Okay folks, the official celebration of Christ-mas is over, the presents have been opened with surprise mixed with some joy, or regret you choose that. Children excitedly played with the new toy and the teens involved with the new techno game. Dinner was fantastic.
The relatives are gone, the wrapping paper and boxes discarded for the city to remove to the trash heaps, the dinner plates cleaned and neatly placed away with left-overs galore in the frig. Lots and lots of pictures were taken to share, to remember. Are you now looking at the decorations wishing they’d all just disappear back into safe keeping, or have you already started the process of carefully packaging them away for the next eleven months: in a closet, the garage or/and the attic. Or, do you wait till after a few days have passed?
So, was it a happy holiday for all? Were all conversations happy remembrances? Did discussions of the political climate enter any conversations disrupting the peaceful fellowship? Was there any talk at all about the reason for the season? Or is that a subject to stay away from too, keeping any discussion of Biblical religion within? It can cause arguments too. Did you watch a romantic Christmas love story movie together? The NFL had a prime-time game to watch between commercials. Deserts finished, and the belly is full.
The pictures you took capture one moment in time. You’ll look back on those remembering the good-times you had this Christmas.
Now it’s time to relax. Santa is back to the pole. But, wait, the malls are discounting prices like crazy.
I have tacked to the wall in front of me, a picture of the family gathering of years ago. A few no longer here, some grown by 6-16 inches, all recognizable this current year and joyful to look at remembering the good time with my extended family that I’ve loved and cherished over the years we then had together.
Author: Arnold R. Kropp
About Mr. Arnold.
Back in the days when I was a kid growing up in south Chicago, freely roaming around the neighborhood was common, and just a part of life in the late '40s and early '50s. A train track was less than a mile away and a favorite place to walk along the rails. A large city park was a bit closer with areas of dense trees and areas of open grassy picnic grounds. A public golf course was just two blocks away, but the famed 4-lane busy Western avenue had to be crossed to get to it, and we crossed in the middle of the block running between the cars and trucks. We knew the risks. In the winters, we would climb that fence making our way to one of the ponds, we’d push and shovel away the snow and play a spontaneous game of hockey, or bring a sled and slide down the hillside ; no adults, no special padding, just a group of kids enjoying the contest.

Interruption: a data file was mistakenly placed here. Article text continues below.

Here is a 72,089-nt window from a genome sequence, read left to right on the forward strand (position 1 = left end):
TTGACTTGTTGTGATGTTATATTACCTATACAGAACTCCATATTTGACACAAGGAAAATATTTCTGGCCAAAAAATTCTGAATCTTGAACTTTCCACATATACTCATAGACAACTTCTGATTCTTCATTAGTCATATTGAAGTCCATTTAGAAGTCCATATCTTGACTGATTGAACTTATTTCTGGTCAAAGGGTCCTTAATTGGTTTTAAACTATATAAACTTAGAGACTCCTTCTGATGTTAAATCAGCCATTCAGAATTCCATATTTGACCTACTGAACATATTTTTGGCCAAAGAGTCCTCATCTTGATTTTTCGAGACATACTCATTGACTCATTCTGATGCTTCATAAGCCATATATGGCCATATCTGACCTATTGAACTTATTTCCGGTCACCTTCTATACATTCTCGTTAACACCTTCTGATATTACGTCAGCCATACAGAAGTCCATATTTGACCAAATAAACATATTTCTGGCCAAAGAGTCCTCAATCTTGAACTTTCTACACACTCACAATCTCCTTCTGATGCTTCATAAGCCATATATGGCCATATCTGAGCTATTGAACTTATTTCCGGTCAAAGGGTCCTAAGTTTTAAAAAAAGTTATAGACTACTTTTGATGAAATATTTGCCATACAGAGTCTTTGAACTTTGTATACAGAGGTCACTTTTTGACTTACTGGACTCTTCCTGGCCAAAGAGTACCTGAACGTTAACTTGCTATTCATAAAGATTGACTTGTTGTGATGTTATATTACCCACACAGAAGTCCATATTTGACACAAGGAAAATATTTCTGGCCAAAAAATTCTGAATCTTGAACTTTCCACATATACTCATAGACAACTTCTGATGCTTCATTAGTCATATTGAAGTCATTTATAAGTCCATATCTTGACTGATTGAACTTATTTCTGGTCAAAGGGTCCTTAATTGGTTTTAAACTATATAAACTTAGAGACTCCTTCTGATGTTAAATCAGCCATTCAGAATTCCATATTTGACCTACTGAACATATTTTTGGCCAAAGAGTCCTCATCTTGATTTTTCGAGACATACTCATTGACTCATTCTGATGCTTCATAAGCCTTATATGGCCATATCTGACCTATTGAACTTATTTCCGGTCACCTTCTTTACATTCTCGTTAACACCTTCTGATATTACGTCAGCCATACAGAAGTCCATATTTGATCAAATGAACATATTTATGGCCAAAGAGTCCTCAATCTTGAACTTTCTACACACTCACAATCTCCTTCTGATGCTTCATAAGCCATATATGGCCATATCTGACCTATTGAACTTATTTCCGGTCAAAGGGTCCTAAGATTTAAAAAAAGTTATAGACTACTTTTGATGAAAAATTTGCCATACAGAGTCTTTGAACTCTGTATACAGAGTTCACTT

Dad was at work. Mom was home tending to the laundry and preparing the family meal for promptly at 6 pm. Life was good. It was fun. Sunday mornings were dress up in suit and tie, polished shoes for Sunday school and the worship service, then to a restaurant.
Arnold went on to college immediately after high school, but could not find a subject, a major that was really up his alley, so he enlisted in the Army and served in Germany during the years the Berlin wall was built. Seeing what effects Soviet communism had on the people of East Germany left an impression on him. During those years, he would write many long letters home starting a desire to write more than just letters. Many years later Arnold developed a blog where he posted hundreds of articles on the political side of American life. Some of those are available in the collection named "Ramblings".
Today, Society is totally different from that of the '50s, a whole lot different.
Today, it has become scary to let the kids roam. Today it has become organized to the hilt with 2nd graders playing organized football. In my present relatively quiet neighborhood, I do see kids walking the streets, but there is a difference as the kids seem to be apprehensive and on guard or intently operating a telephone as they walk, not running after each other playing hide and seek.
Today, the above freedoms of the '50s are suspect and avoided as being dangerous activities. And that is sad. It's sad that today's kids do not have that freedom, and it may be having a direct effect on their development. Consider, one fact that is readily apparent today compared to yesterday; the preponderance of overweight and obese kids, even pre-school kids are heavier than we were, and this has to be affecting the rest of their daily lives. No doubt about it. But, I'd better hush, can't talk about those things.
Yes, in the '50s there were Semi-trucks, public transportation, murders, rape, robberies, house fires, sickness and diseases resulting in death, and yes, there were deadly vehicle accidents too. There was even poverty and homosexuals too. We went to public schools, and the high school was integrated. This was Chicago, but those events did not make the headlines, as news was only broadcast at 6pm and possibly 10pm nightcap. Days of the cold war kept us together as a nation. We saw the "Victory at Sea" war clips before the main feature at the theaters.
And now technology dominates life. A cell phone in every handy pocket posting selfies. A computer saving everything to one of those cumulous clouds. Room size TV’s broadcasting everything 24/7.
This is more information than I want.
Let me decide something.
I think. therefore, I am.
I was born a male, therefore I am.
I was born-again, therefore I am.
I have life within, therefore I am.
The news is not my guide.
The TV is not my Sheppard.
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